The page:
Do I need to file an amendment for my taxes?

My taxes were already filed when I received a 1099 for an early withdrawal from a tsp account that I completely forgot about. Federal taxes were already deducted from it and the amount was small so it's not going to increase my income really. I also overpaid on both federal and state since I had additional

My taxes were already filed when I received a 1099 for an early withdrawal from a tsp account that I completely forgot about. Federal taxes were already deducted from it and the amount was small so it's not going to increase my income really. I also overpaid on both federal and state since I had additional funds on top of what they were taking out being taken from my check since I worked two jobs before ( as to not owe) and I just never changed the additional monies being taken out (so I over paid anyways). Would it be necessary for me to file an amendment?

Other answer:

LiLbrwnPYT:
Yes
tro:
the point is eventually IRS will notify you about the 1099 that you left out, it might not have made a huge difference in your tax return and refund, but it is missing from your reports and IRS wants you to amend your return with a 1040X to set it straight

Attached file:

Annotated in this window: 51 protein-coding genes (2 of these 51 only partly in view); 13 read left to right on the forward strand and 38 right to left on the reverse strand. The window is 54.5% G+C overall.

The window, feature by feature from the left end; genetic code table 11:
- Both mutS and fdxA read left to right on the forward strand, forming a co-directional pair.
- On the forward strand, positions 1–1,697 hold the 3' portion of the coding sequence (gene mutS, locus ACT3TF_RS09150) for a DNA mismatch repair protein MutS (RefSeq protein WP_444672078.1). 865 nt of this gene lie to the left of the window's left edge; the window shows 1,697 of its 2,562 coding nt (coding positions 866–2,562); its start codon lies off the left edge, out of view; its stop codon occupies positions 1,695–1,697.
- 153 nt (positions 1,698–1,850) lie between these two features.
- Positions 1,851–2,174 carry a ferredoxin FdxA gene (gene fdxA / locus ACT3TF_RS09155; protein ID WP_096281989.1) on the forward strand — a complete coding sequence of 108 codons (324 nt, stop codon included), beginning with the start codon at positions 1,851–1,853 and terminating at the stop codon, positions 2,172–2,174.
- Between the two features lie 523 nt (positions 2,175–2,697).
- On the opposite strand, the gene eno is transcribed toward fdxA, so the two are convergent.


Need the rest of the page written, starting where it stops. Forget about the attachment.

Pascal the Gambler:
Yes, you need to amend.
Judy:
yes.
Wayne Z:
Yes. You absolutely need to amend.

There were taxes withheld but, trust me, it wasn t enough.

David and Stephanie:
Yes, you need to file an amendment.

The extra income might be small, but it might make your refund slightly smaller, and you need to repay that difference. For example if your initial refund was $1,000 but with this extra income it should have been only $800, then you don't just get to keep that extra $200.

You said taxes were withheld from the distribution, but there's no guarantee that it was enough to cover the taxes and penalties due on that income. So its very possible you owe some money back.

If you ignore it, the IRS will catch the error this summer when they cross check your return against the income documents submitted with your SS#. They will recompute your return based on the new information and if you owe part of your refund back they'll send you a bill with interest and penalties added. If they owe you an additional refund because of the extra withholding they will just keep your money until you file an amendment.

So one way or another it will cost you money to ignore this, either in penalties or in lost refund.

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